Wednesday, January 16, 2008
Voltaire's Sense of Humor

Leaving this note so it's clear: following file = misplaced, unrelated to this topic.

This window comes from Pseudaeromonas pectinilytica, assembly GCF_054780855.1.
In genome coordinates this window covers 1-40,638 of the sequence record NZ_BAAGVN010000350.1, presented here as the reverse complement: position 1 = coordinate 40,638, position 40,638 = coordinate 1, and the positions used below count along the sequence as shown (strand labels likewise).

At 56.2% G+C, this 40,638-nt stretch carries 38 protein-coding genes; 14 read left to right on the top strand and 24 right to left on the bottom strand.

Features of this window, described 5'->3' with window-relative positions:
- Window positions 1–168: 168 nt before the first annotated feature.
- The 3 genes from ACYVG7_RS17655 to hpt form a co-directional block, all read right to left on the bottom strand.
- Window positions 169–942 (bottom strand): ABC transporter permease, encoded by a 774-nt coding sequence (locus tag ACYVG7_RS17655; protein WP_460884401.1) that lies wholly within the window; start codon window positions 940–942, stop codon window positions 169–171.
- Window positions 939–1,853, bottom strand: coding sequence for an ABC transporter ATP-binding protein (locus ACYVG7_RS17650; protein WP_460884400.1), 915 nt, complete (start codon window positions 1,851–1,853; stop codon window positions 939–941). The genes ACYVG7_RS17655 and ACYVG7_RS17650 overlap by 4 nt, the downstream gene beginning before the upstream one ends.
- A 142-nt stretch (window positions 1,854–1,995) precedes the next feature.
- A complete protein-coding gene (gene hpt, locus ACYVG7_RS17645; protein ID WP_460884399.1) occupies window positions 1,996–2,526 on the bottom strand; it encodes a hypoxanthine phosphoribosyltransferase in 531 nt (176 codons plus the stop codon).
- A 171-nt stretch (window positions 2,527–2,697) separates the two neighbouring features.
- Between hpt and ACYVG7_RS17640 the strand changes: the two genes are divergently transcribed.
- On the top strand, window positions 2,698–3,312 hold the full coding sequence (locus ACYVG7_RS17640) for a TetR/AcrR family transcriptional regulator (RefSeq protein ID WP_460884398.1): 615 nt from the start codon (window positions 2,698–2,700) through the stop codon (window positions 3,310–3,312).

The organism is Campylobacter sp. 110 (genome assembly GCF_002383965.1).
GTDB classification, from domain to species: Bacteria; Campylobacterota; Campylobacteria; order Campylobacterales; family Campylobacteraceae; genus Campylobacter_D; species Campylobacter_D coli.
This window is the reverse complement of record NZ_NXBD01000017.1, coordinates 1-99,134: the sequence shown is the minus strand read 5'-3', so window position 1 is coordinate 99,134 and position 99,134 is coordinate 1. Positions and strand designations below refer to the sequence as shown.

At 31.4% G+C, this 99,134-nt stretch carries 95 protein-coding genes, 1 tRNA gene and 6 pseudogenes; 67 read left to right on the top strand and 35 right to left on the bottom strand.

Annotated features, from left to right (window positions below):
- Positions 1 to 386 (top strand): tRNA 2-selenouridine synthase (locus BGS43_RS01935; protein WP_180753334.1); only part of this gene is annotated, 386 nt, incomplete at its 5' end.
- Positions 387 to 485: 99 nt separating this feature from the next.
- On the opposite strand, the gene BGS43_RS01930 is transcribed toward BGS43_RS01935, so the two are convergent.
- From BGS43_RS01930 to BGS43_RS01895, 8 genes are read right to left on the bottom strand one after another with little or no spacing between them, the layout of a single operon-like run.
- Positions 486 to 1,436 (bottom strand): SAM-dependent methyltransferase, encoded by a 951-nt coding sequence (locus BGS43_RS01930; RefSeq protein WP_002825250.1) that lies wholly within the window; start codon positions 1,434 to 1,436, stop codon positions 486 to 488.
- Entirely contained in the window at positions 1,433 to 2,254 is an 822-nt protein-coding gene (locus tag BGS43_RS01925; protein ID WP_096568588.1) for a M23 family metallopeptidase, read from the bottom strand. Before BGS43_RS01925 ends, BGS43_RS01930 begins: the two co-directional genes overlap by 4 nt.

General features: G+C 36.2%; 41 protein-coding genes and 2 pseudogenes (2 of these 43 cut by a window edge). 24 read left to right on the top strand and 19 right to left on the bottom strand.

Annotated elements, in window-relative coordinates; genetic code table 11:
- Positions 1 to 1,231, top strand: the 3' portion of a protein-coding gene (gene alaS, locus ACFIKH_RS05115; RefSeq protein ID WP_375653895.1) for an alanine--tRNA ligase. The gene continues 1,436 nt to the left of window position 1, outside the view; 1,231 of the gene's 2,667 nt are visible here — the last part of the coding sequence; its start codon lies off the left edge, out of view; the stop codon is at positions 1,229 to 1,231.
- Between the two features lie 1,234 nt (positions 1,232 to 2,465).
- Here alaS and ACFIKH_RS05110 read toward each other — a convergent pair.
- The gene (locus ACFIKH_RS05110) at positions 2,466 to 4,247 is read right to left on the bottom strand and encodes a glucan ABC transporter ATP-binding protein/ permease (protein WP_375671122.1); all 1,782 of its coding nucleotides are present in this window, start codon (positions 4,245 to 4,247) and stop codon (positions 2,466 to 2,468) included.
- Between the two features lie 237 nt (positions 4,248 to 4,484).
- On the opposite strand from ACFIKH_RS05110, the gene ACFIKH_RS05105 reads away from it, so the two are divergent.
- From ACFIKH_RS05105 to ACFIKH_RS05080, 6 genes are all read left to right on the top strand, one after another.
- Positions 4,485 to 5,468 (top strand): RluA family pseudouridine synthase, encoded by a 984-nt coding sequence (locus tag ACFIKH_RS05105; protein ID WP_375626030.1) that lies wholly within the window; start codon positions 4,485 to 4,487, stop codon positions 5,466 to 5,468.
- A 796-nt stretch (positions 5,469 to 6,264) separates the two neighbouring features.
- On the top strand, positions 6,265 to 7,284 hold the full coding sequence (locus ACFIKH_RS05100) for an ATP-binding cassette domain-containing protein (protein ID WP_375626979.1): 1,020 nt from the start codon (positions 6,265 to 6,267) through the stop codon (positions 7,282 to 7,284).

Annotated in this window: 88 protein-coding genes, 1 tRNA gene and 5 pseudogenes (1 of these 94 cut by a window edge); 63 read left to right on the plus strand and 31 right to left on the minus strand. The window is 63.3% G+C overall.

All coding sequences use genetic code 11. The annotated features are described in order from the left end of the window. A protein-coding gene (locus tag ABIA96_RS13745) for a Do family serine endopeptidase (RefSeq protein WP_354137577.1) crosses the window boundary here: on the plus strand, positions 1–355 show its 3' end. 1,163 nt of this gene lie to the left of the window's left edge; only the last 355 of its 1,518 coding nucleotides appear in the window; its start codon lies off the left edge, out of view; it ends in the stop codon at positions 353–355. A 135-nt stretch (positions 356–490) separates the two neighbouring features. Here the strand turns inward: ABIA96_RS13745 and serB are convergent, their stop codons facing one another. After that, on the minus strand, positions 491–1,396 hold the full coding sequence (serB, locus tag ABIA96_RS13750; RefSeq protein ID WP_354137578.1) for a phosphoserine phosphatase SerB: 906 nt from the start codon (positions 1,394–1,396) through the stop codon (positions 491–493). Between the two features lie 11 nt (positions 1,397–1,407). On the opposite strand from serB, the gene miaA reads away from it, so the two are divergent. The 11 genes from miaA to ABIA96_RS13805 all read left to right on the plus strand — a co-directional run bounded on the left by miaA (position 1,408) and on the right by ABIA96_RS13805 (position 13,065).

The use of irony and ironic situation in Voltaire’s Candide serve many purposes. As discussed today in class, they serve to both add an element of humor to the story, as well as to lampoon the society and cultural norms of the 17th and 18th centuries. However, an element that was not thoroughly discussed was, what Voltaire’s motives could have been in using irony to communicate his ideas, criticisms, and philosophies. As Aaron motioned today, this could have been motivated by fear of potential repercussions from the aristocracy or religious leaders who dominated society in Voltaire’s day. Perhaps this assumption is correct. However, would someone as outspoken as Voltaire really feel the need to temper his protests with humor? Perhaps, the irony found in Candide was, rather, more motivated by Voltaire’s own unique sense of humor than his sense of self preservation and fear.